Why is Xarelto Prescribed?
Xarelto is prescribed to:
- Reduce stroke risk due to blood clots that can occur in nonvalvular atrial fibrillation
- Prevent blood clots from forming after hip or knee replacement
- Treat certain kinds of existing blood clots, such as deep vein thrombosis (DVT) and pulmonary embolus (PE), and prevent them from forming again
How is Xarelto Different?
Xarelto is the second most prescribed drug for atrial fibrillation. It is popular because it is more convenient to use than older types of blood thinning drugs such as warfarin. Older blood thinners require monitoring, meaning frequent blood tests, to adjust for the proper dose. There are also dietary restrictions because vitamin K reverses the action of drugs like warfarin.
Xarelto is marketed as a once a day pill that does not require monitoring or dietary restrictions.
While both drugs are known to cause bleeding events, there is an antidote to warfarin so doctors can stop the bleeding. There is no antidote or reversal agent for Xarelto, so when a bleeding event occurs, doctors are helpless to stop it.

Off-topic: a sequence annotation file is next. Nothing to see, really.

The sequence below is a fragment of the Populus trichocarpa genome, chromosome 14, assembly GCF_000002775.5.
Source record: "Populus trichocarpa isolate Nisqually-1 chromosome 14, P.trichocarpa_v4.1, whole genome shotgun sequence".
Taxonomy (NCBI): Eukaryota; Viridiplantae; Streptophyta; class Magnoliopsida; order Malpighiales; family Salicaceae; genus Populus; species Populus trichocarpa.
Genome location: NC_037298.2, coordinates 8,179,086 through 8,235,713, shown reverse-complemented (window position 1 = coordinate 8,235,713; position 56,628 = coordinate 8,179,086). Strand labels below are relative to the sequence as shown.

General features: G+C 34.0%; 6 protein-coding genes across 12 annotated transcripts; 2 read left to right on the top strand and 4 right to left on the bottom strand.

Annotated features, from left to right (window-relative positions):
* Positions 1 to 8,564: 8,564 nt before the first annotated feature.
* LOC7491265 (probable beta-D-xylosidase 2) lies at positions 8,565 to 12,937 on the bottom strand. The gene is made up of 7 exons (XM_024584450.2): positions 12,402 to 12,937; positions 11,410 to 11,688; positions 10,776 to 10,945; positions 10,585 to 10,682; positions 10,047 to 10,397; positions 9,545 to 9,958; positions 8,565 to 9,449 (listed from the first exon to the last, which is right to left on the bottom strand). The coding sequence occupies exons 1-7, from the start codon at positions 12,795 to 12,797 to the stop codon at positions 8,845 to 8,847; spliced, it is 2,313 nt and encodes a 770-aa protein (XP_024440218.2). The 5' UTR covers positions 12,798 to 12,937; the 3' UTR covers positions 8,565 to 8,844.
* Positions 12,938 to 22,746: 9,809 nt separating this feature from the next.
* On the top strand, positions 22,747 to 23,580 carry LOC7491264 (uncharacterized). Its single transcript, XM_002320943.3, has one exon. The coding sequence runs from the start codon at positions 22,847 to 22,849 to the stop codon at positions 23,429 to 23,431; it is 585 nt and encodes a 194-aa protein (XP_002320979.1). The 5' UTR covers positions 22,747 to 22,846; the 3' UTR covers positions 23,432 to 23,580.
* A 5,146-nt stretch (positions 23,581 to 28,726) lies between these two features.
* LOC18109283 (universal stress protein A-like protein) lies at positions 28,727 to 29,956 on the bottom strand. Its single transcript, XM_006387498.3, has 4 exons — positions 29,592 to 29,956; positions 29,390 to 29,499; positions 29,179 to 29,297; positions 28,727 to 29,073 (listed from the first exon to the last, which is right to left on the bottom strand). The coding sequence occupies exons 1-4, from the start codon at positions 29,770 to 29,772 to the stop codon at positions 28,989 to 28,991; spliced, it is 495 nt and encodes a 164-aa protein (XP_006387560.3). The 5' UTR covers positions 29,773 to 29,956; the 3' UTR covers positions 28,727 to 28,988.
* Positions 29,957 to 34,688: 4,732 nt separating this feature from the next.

Xarelto is responsible for tens of thousands of otherwise avoidable bleeding events, and its efficacy is questionable.
Xarelto can cause:
- Abdominal bleeding
- Brain hemorrhage
- Abnormal liver function
- Reduced platelet levels
Xarelto bleeding event can be fatal. Those who survive can suffer from permanent injuries.
Profits Over Safety
The Office of Prescription Drug Promotion (OPDP) of the FDA sent a letter on June 6, 2013 to Xarelto maker, Johnson & Johnson, warning that its direct-to-consumer (DTC) print advertisement for Xarelto was “false or misleading because it minimizes the risks associated with Xarelto and makes a misleading claim.”
If you have suffered a serious bleeding event while taking Xarelto, or if someone you love died from Xarelto-related bleeding, you can learn more about your rights and how you can hold the pharmaceutical company responsible for your losses by searching our directory to find a lawyer near you.